Government has no right to spy on gay or heterosexual bedrooms!

In what is being seen as a widening of its campaign, Equality Rights Group Chairman Felix Alvarez (photo left) has today informed the press of the group’s determination to "eradicate outdated, discriminatory and unjustifiable intrusion of Government into citizens’ private lives.

"Seven years ago, the European Court of Human Rights ruled the existence of criminal offences determined on sexual orientation to be in violation of the European Convention of Human Rights. As Chairman of GGR I have been patiently awaiting Government’s awakening to the fact that the citizens of Gibraltar have just as much right to freedom in their private lives within the law as in any other European State. However, it is clear to us that Government will only move in the direction of progressive change under the threat of legal sanction," Mr Alvarez stated.

"Consequently, I have written to the Chief Minister, the Minister for Justice, the Attorney General and the Commissioner of Police, on this matter. Seven years after judgment from the European Court is more than ample time for compliance to have come about. I am determined that it should come about now and will be taking measured but appropriate steps in this regard at British, European and international levels as I have done on the issue of age of consent.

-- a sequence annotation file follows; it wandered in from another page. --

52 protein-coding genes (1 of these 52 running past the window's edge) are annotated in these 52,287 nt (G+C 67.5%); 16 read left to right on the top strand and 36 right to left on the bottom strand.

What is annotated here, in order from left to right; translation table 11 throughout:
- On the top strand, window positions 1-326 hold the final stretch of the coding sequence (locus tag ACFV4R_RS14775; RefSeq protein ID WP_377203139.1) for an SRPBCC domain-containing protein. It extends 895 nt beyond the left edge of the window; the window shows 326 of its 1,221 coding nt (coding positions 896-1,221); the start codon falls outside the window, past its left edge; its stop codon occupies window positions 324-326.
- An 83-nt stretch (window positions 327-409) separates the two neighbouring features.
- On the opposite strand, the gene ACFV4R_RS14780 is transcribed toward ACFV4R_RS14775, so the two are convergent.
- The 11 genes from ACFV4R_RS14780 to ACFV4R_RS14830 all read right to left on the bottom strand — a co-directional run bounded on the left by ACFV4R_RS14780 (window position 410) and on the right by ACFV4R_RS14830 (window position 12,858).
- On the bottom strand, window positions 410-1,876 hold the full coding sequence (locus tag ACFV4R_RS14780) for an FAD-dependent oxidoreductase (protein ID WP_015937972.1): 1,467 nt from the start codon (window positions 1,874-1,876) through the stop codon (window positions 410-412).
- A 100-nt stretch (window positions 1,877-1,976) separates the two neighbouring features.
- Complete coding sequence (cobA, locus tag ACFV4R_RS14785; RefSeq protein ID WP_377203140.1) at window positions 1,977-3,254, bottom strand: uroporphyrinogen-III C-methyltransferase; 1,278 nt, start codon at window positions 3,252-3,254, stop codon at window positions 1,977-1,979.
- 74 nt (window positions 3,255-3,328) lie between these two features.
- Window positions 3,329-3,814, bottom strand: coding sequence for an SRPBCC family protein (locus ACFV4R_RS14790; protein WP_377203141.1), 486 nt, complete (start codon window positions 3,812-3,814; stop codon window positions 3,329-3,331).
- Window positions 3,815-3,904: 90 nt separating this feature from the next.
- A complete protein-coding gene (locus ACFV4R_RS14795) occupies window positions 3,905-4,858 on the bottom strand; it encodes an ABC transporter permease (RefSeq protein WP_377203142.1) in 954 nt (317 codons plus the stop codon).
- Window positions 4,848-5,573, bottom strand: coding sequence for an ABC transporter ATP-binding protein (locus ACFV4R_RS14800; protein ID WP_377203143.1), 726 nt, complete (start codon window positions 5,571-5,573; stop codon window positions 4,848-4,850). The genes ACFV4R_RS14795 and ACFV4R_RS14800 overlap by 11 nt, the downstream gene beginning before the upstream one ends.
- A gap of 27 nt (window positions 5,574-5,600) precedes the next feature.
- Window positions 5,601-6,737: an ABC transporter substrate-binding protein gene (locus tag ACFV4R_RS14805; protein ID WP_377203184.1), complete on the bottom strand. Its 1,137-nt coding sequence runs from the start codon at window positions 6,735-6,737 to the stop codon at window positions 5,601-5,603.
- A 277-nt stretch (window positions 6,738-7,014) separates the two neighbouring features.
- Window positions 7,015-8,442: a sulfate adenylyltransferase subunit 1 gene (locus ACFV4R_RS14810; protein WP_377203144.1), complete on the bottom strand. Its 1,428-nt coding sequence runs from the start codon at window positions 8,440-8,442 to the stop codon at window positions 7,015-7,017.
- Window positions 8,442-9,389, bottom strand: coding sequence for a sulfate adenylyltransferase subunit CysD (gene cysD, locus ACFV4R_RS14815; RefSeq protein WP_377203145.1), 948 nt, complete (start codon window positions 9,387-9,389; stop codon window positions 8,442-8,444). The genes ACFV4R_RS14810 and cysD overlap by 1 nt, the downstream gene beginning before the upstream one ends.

"I am therefore inviting the Chief Minister, as part of his necessary review of age of consent legislation in Gibraltar following recent statements from the British Prime Minister, to take this opportunity to address the comprehensive issue of outdated sexual offences in current Gibraltar law in order to modernise them in line with the UK’s Sexual Offences Act 2003.

"To give an example of what we are talking about, ironically, whilst anal intercourse between males over the age of 18 is currently legal in Gibraltar, anal intercourse in heterosexual relations is criminalized. Similarly, whilst consenting heterosexual sex between more than two persons is not illegal, the same practice between consenting homosexuals continues to be criminal. Were it not for the fact that these provisions imply the right of Government to enter our bedrooms and dictate what consenting private sex lives we may or may not engage in, the absurdity of keeping offences dating back to the times of Henry VIII ("buggery") or which were responsible for the imprisonment of Oscar Wilde ("gross indecency") would be laughable. Let us be quite clear: noone is calling for modernisation provisions to oblige anyone to enter into any acts – but those who do consent and are above legal age should not have Government spying in their gay or heterosexual bedrooms and telling them what to do. That is an area that is purely personal. It is citizens’ right to personal privacy that is at stake here.

"As Chairman of GGR, I urge Government to address these issues and as a matter of course reiterate my willingness to dialogue in the interests of progress on these matters," the statement ended.